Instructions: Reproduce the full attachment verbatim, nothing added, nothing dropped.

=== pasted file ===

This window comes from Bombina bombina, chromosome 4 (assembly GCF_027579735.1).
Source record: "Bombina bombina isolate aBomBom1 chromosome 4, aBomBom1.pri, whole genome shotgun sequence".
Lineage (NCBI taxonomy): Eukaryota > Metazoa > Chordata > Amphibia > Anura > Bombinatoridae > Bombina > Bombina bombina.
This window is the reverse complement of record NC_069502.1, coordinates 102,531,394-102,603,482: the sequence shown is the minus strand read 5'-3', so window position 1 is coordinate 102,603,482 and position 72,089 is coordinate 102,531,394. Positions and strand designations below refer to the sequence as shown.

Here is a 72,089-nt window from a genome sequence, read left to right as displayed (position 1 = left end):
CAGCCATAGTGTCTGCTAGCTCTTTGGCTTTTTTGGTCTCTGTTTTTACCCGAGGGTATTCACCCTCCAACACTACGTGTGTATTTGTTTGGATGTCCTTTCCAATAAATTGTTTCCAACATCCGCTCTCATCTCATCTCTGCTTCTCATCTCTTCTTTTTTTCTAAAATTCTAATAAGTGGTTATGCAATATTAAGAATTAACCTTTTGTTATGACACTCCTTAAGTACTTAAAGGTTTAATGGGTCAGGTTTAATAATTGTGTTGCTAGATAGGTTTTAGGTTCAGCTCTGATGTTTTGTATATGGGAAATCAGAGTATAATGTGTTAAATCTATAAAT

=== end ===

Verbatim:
This window comes from Bombina bombina, chromosome 4 (assembly GCF_027579735.1).
Source record: "Bombina bombina isolate aBomBom1 chromosome 4, aBomBom1.pri, whole genome shotgun sequence".
Lineage (NCBI taxonomy): Eukaryota > Metazoa > Chordata > Amphibia > Anura > Bombinatoridae > Bombina > Bombina bombina.
This window is the reverse complement of record NC_069502.1, coordinates 102,531,394-102,603,482: the sequence shown is the minus strand read 5'-3', so window position 1 is coordinate 102,603,482 and position 72,089 is coordinate 102,531,394. Positions and strand designations below refer to the sequence as shown.

Here is a 72,089-nt window from a genome sequence, read left to right as displayed (position 1 = left end):
CAGCCATAGTGTCTGCTAGCTCTTTGGCTTTTTTGGTCTCTGTTTTTACCCGAGGGTATTCACCCTCCAACACTACGTGTGTATTTGTTTGGATGTCCTTTCCAATAAATTGTTTCCAACATCCGCTCTCATCTCATCTCTGCTTCTCATCTCTTCTTTTTTTCTAAAATTCTAATAAGTGGTTATGCAATATTAAGAATTAACCTTTTGTTATGACACTCCTTAAGTACTTAAAGGTTTAATGGGTCAGGTTTAATAATTGTGTTGCTAGATAGGTTTTAGGTTCAGCTCTGATGTTTTGTATATGGGAAATCAGAGTATAATGTGTTAAATCTATAAAT